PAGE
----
There is a photo of the data plate of a BF feed pump in the court evidence that states it is a 23w. These pumps appear to no longer be manufactured.

    The pump performance is dictated by stroke rate, stroke length and backpressure. 32L/h is the rating at high backpressure. The medium pressure rating is 36l/h. So what is the backpressure of the E-cat pumps?

    The target total flowrate is 1500kg/h, so 1500/24=62.5kg/h per pump which is well above 36l/h, so there is a query here. There is something we do not know. A modification to the pumps for very low backpressure operation is a contender for the solution perhaps?

  • Andreas Moraitis

    You would have to increase the stroke rate beyond the maximum of 180/min (see http://www.prominentfluid.com.au/uploads/Files%202016/Manuals%202/Solenoid%20pumps/GALA%20Operating%20Instructions.pdf ). Not the most elegant solution since it would certainly reduce the lifetime of the pump.

  • Andreas Moraitis

    235-10 contains tons of new photos and other information. This will take some time to analyze.

    • BillH

      Indeed. Much more detailed than his first report having had access to the plant.

    • GiveADogABone

      235-10 : p23/4
      ‘In Mr. Penon’s report, he is reporting alleged steam temperatures that are slightly superheated’
      True!

      ‘The construction of the BF units precludes the use of internal superheaters.’
      Wrong!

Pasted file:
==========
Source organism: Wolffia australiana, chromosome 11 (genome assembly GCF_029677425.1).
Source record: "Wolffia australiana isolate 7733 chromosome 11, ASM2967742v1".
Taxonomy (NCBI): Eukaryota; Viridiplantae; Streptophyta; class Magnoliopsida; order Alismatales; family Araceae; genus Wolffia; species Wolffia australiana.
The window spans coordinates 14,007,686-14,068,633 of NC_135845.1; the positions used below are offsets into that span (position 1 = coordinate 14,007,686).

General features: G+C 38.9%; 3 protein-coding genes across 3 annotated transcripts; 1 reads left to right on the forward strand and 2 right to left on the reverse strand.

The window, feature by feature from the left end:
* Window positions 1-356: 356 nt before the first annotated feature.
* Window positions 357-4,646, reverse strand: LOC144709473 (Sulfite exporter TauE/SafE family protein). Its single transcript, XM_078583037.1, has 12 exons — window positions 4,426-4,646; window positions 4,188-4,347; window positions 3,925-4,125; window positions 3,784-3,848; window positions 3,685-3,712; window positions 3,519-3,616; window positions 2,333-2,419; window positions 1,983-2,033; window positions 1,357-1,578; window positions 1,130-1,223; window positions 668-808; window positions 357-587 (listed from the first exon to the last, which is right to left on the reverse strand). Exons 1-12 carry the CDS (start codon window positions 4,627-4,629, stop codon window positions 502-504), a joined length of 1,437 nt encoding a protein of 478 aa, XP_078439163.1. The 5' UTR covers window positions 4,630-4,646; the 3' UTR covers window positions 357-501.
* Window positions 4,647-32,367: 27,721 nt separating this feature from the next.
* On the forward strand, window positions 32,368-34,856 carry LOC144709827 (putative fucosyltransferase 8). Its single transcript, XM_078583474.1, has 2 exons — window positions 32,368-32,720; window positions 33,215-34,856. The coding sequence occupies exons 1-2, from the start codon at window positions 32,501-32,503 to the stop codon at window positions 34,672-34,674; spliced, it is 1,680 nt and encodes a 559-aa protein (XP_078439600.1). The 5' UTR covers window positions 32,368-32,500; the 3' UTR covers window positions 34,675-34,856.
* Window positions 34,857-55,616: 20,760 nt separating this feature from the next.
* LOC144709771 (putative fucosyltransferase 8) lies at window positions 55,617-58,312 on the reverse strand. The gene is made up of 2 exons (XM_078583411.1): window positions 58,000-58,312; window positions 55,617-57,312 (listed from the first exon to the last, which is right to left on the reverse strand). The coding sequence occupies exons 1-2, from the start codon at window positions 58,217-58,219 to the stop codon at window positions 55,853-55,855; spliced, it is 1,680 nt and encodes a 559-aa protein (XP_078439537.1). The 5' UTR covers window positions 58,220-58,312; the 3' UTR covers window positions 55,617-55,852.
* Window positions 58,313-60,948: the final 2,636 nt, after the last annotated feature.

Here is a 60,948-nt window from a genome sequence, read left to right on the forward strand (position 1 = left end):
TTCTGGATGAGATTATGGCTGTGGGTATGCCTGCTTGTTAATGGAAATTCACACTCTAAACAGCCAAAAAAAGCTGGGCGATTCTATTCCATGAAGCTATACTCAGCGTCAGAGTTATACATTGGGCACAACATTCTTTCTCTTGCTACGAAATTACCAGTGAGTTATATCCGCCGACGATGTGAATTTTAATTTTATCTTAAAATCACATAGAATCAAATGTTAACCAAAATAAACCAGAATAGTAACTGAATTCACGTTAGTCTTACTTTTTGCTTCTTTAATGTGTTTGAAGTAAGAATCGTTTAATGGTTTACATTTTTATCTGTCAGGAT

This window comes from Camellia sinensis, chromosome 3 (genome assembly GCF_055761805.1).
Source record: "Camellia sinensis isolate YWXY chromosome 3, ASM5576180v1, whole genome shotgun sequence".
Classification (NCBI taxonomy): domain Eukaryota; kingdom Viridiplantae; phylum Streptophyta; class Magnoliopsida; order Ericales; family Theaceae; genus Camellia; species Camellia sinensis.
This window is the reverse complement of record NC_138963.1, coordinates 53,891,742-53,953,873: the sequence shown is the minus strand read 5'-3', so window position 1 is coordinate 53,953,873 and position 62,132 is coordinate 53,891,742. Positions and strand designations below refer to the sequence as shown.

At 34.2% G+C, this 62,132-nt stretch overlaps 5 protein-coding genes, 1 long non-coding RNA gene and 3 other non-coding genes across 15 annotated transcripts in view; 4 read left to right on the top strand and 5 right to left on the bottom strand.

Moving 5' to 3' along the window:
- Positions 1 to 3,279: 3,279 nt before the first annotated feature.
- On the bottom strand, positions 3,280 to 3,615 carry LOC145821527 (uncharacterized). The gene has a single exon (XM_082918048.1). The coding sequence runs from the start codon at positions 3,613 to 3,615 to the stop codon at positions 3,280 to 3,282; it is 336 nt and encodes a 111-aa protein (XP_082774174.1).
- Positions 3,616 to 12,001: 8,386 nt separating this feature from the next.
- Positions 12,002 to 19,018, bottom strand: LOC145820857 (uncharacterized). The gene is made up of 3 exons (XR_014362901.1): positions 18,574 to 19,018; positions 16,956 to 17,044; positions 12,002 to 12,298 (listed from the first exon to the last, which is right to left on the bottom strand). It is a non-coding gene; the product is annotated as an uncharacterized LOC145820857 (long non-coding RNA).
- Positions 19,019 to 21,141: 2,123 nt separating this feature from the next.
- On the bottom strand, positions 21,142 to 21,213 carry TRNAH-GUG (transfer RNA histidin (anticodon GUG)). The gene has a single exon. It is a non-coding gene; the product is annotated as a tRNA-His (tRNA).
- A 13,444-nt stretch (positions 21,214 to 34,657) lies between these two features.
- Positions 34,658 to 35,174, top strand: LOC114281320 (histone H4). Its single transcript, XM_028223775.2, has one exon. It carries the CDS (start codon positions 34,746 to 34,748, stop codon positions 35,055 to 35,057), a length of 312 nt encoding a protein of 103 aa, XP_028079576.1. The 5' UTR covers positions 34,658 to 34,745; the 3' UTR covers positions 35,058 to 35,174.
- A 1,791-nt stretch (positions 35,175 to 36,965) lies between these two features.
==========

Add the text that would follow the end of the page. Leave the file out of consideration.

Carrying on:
‘All the heating elements of the BF units are submerged in water, which means that they can only generate saturated “steam”.’
      Wrong!

      ‘there are no heating elements above the alleged water line, there can be no internal superheat.’
      Wrong on both counts!

      ‘Are there external superheaters on the BF units?’
      No!

      Perhaps Mr Rick Smith would care to explain how a steam outlet pipe can be flooded when the boiler gauge glass shows a level at mid height?
      http://www.e-catworld.com/2016/06/12/quarkx-news-watch-thread/

      • Andreas Moraitis

        I have noticed that, too. There could be easily an internal superheater. I think that he is also wrong about the atmospheric pressure in the plant inlet, since Penon said that the circuit has been opened only once in a while in order to refill the auxiliary tank.

        However, the question how both a pressure differential and a surprisingly constant outlet pressure could fit together remains open. Steam velocity is also a problem. Even with a 4.5’’ ID pipe I get about 247 km/h for 1500 kg steam/h – maybe somebody wants to check. 100% steam would not have been required, but even an insignificant mistake might damage the credibility of the report.

    • GiveADogABone

      235-10: p19 Water Flow Issues

      http://www.engineeringtoolbox.com/linear-expansion-coefficients-d_95.html
      Coefficient of thermal expansion steel 12*10^-6 m/m C
      Length of pipe 30m
      dt=100-20=80C
      Expansion pipe from E-cat to black box = 30*80*12/10^6 = 0.0288m – 28.8mm. Call it 3cm.
      It looks to me like the ‘Serpentine heat exchanger’ is a set of flexibility bends to relieve the thermal expansion of the pipework from the E-cat to the black box.
      http://www.spiraxsarco.com/Resources/Pages/Steam-Engineering-Tutorials/steam-distribution/pipe-expansion-and-support.aspx
      Is a good read for the beginner.
      Hint: Turn Fig 10.4.9 on its side and clockwise and compare to Mr Smith’s diagram of the ‘Serpentine Ht Ex’. OK, add a few more bends to the fig.

      I would agree with Mr Smith that the ‘Serpentine heat exchanger’ is probably a water circuit driven by the Grunfos pump with a filter. It is a flushing and startup system. To keep temperatures uniform as you start up a once-through boiler system, you must flood the boiler and circulate the water to all parts.